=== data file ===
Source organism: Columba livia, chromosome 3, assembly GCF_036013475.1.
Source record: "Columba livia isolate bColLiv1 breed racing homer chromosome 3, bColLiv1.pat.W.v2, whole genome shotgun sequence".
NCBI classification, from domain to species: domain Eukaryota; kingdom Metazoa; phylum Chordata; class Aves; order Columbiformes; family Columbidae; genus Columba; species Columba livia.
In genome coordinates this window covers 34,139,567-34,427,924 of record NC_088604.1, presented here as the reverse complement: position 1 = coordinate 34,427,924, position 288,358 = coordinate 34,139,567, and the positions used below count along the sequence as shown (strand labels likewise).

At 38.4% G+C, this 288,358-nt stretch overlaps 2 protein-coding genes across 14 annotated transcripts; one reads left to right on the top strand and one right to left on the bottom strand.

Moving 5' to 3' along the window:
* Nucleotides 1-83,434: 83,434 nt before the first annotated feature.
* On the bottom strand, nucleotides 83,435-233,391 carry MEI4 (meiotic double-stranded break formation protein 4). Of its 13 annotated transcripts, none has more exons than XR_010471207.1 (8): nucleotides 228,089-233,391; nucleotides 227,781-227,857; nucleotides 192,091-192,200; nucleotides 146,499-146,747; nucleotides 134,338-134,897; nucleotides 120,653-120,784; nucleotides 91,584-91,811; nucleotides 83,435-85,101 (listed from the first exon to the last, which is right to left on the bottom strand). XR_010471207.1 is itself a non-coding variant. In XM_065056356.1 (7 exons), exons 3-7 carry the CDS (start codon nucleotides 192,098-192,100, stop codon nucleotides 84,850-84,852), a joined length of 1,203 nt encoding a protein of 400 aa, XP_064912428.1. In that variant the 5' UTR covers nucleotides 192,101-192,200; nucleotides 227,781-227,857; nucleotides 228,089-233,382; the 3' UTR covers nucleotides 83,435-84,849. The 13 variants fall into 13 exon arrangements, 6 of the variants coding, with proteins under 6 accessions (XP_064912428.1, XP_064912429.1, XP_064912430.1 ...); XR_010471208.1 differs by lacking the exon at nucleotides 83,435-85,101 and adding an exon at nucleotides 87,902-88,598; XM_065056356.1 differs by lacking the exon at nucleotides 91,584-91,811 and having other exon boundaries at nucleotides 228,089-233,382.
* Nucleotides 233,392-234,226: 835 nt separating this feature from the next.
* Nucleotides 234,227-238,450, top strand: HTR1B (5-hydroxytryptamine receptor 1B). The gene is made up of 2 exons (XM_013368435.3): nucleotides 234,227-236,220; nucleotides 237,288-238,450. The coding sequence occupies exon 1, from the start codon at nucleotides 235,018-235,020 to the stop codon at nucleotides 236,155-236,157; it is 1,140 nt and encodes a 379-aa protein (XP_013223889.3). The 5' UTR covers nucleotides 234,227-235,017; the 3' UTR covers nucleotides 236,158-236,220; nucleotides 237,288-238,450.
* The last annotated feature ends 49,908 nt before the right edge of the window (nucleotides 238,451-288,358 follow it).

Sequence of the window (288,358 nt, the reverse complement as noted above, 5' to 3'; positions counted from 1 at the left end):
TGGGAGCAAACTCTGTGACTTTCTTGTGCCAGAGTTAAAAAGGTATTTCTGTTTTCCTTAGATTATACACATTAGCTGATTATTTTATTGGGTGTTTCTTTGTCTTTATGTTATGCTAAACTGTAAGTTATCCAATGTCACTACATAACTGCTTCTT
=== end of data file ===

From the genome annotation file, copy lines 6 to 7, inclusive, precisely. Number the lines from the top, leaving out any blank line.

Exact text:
Moving 5' to 3' along the window:
* Nucleotides 1-83,434: 83,434 nt before the first annotated feature.